I rarely get to interact with kids, definitely not little kids. Sometimes @ the masjid, I would sit with them and answer their questions. There was one girl who always wanted to know why we can't see god. Abdullah was my favorite- A lively 3-year old, who would always gimme a "Goojob!" on my drawings that I made for him. The cutest thing he did was, emptied the lowest shelf on the bookcase that had some prayer mats and scarves and fit himself in! He was a rare sight @ the Masjid though- his mom's expecting so she'd come when she was feeling upto it. Ramadan ended with a disorganised Eid Party that sawitri and I planned for the sisters and kids who come to the Masjid- I dunno about myself, but the women simply loved it, and the kids were ever so delighted with the henna I did on their hands. The bad part was being stuck in one corner for 3 hours doing the henna...
I didn't get a chance to thank all those who came to visit, all the lunch, dinner, coffee invitations that I got, and all the little gifts... I love you all!
And inshallah inshallah, the end of this year, beginning of the next should be another life-changing-humbling-experience.
Like everyone, I went through periods of fluctuating Iman. I had a lot of questions that needed to be answered. Most of all, I had a foggy mind, and the fog has cleared, Alhamdulillah. Allah's Signs for us are clear, and they're all around us. It is for us to ponder on, and figure out ourselves. I'm a better person today, than I was yesterday, and the day before. And I'm a free person. Allah (swt) chose this for me, and I gratefully accept it.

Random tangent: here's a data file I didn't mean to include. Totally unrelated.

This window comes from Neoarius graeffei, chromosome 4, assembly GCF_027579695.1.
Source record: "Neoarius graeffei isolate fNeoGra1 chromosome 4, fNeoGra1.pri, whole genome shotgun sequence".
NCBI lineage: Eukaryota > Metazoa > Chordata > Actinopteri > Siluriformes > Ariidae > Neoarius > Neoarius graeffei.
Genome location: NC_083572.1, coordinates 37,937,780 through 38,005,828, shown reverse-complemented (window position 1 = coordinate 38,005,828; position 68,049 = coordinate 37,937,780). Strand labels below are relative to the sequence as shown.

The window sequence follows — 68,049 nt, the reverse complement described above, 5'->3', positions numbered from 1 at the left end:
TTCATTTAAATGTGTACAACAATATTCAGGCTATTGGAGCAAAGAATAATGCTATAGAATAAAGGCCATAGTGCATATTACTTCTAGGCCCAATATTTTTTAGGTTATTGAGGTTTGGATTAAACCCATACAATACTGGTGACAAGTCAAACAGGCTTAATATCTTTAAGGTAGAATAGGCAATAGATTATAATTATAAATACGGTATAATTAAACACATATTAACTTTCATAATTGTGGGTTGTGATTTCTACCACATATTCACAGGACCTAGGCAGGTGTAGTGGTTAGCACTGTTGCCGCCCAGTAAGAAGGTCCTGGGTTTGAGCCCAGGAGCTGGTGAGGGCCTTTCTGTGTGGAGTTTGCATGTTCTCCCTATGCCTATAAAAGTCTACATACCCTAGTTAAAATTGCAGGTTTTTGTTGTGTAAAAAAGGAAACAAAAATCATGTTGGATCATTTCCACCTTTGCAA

Abrupt ending, I know :)

Sunday, November 19, 2006

Very Cool!

Today when I went to wake mummy up for fajr, she asked me if I had suhoor.
I was surprised. How did she know I was going to fast today? I hadn't told her I would, or anyone else. In fact, I slept before everyone else in my grandmother's room. I hadn't fasted in the last 2 days. And it's a Sunday, not a Thursday or Monday... nor it is the 13, 14, or 15th of this month. I told her that I was looking for the rest of my sandwich, and I couldn't find it. She said that Baba had eaten it, and she had left me another sandwich on the dining table. "Did you not see it?" "I thought it was for Freeha..."
How did she know?? Mom's are so amazing!
It feels wierd that Sunday is a working day. Actually, it felt wierd that Saturday was a holiday! The weekend in UAE used to be Thursday and Friday, and sometime this year it got changed to Friday and Saturday. The week starts on a Sunday. That for some reason, just doesn't sound right...

Saturday, November 18, 2006


Yesterday, I went for Jumu'ah to the local Masjid for the first time ever in this country. My mother told me that this particular masjid has been built by the people, as opposed to the government, and hence it had more active participants. Very cool.